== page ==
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  • Kathleen Gordon Yeo

Grief Doesn't Have To Be the Childhood Monster Under the Bed

I am sitting in my bedroom closet on the floor crying.

I feel the black hole of grief coming. The sensation of overtakes my body, hot tears flowing down my cheeks; it gets caught in my throat as I try to stop it, but at times it’s stronger and I know it won’t be stopped this time.

I know I need to get up but I sit here allowing the wave to wash over me, pull me under, and toss me around. Grief needs its moment, I say to myself, it must be honored or it will get buried. Therapy teaches me that it’s important to honor my grief and when I do, I can make friends with it. Because as anyone who has ever experienced loss knows, grief lives in you.

Today didn’t start out as a special day to make my grief over my late husband explode as it did. I had some work to do and wanted to clean out my junk room. You know that one room (or some of you may have closets) where you put everything that doesn’t have a place, and say to yourself you will get to it one day. Today was that day!

I found old pictures in a box, cards he gave me and saw his handwriting, which was a cross between printing and cursive. The moment I found these items I knew immediately I would be triggered and like the classic masochist, I kept looking for all the old mementos of our life.

To bring me back in time. To remember.

Grief showed up then and didn’t give me a time frame of its departure.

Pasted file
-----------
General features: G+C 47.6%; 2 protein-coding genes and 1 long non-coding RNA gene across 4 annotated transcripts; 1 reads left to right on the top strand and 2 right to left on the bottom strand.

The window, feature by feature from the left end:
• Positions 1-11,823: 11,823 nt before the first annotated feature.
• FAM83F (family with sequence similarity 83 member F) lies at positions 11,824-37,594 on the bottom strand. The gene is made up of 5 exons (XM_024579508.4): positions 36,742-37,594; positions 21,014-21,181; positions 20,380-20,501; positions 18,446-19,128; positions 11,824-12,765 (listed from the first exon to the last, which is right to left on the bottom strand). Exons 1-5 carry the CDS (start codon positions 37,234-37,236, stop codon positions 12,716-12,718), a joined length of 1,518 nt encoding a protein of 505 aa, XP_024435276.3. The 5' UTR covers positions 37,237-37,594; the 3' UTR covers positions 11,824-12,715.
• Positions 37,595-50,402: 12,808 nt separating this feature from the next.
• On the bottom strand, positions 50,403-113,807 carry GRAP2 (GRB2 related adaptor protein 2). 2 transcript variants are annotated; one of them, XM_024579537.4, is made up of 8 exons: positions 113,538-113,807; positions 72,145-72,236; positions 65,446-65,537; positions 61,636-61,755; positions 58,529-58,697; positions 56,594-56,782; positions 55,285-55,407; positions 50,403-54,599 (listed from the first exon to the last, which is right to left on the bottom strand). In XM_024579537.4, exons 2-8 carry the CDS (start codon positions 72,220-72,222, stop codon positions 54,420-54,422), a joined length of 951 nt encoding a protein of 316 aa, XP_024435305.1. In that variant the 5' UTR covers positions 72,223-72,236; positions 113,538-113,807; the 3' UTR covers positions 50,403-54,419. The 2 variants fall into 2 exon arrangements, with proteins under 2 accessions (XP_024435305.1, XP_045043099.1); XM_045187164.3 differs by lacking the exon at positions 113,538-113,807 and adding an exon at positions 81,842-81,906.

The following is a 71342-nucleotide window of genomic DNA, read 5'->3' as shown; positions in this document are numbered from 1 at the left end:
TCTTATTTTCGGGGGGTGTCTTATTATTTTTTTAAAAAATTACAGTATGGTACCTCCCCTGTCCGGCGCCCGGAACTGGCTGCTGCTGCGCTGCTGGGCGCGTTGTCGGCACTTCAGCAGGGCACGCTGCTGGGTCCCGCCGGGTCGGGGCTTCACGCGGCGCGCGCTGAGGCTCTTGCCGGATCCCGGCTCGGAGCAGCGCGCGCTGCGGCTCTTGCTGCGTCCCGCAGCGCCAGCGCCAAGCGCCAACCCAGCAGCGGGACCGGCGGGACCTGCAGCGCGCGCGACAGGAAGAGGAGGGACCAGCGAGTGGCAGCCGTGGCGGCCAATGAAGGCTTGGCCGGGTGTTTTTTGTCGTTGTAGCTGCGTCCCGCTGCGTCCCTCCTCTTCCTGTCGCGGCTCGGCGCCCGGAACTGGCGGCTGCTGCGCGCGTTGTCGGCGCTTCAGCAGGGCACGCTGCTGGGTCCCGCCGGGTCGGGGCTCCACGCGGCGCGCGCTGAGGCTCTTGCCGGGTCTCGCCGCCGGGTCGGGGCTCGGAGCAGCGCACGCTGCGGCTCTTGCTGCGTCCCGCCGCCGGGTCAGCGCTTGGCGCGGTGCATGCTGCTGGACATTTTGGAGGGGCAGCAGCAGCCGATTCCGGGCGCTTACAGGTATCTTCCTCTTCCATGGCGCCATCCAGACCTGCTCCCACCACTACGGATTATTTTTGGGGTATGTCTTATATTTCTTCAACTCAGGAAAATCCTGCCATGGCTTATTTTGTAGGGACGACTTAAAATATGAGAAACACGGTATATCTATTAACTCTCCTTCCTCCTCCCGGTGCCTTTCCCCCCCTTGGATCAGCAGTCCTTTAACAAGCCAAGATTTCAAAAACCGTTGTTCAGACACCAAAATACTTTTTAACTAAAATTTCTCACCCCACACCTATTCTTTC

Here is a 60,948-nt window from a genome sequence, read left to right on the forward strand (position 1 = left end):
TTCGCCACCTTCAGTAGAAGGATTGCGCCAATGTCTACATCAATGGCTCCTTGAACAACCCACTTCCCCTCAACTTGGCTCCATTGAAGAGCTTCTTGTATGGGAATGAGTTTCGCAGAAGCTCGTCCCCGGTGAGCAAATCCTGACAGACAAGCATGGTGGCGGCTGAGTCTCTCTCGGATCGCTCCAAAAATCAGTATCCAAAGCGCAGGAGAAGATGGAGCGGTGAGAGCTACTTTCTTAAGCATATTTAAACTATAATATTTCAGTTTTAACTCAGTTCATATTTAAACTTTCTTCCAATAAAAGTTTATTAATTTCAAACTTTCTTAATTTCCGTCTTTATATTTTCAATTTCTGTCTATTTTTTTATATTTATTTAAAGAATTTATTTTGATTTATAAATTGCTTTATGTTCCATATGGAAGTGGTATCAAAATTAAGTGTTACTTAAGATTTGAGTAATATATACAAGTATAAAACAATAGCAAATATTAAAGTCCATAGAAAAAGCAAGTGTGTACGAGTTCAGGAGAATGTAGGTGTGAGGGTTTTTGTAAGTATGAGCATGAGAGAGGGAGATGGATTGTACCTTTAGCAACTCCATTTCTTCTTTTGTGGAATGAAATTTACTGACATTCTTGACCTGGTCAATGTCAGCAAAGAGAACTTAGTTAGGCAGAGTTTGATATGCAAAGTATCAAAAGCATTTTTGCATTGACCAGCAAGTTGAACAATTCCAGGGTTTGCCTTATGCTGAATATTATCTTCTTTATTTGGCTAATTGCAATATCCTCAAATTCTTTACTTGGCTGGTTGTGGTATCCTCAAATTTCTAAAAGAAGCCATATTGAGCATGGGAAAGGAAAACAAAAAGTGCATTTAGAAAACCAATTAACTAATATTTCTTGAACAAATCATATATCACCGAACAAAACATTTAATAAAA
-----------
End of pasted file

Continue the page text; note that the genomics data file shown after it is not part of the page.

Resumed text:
Can I help grief move along? Can I make grief leave quicker?

Maybe put on an empowering song, watch something funny, or go for a walk?

I could do all those things. They sound healthier than what I am doing right now. I don’t think looking at old mementos, remembering a life I no longer live is helping.

There are days I feel like I am forgetting him.

How he smiled —How he would call me babe —His voice when he said my name — How he would wink at me.

I don’t want to forget him or that life. Why would anyone want to forget something so wonderful? It’s part of my soul.

I don’t think you should shove grief under the bed, like that childhood monster you were afraid of. I used to think of grief as this looming cloud coming towards me to take me down. Maybe, just maybe, grief is that friend that comes to sit with you while you are in a mourning state. It comes to help you through the tough journey of creating a new life. Grief knows it’s going to be hard.

Could that be why it stays with you and becomes part of you?

If we always look at grief like that childhood monster we feared under our bed, something to be afraid of, to push down, to keep at bay, or keep you from becoming everything you can – that’s exactly what will keep you in the stuck space between an old life and the new life being created. It doesn’t have to be that vast black hole you will never get out of.

Only when we can make friends with grief, is when the magic can happen. I know my husband is cheering me on. I know he doesn’t want me sitting on the closet floor right now with swollen eyes sobbing tears of sadness.

At this moment it’s what I need and I need to honor that for myself. We shouldn’t allow grief to make us feel weak, even when we are at our weakest. When we allow our grief through, in the end it is exactly what will make us stronger.

I have learned it’s ok to miss our loved ones who are no longer with us, it’s ok to be sad, it’s ok to cry when we need to. There’s no shame in that.

I will sit here and wait until I can finally get my footing back and allow the waves to settle into calm water where I can feel my feet on the floor again. I will thank the grief for sitting with me and go back to my day knowing when I need that friend again, it will show up to hold my hand.

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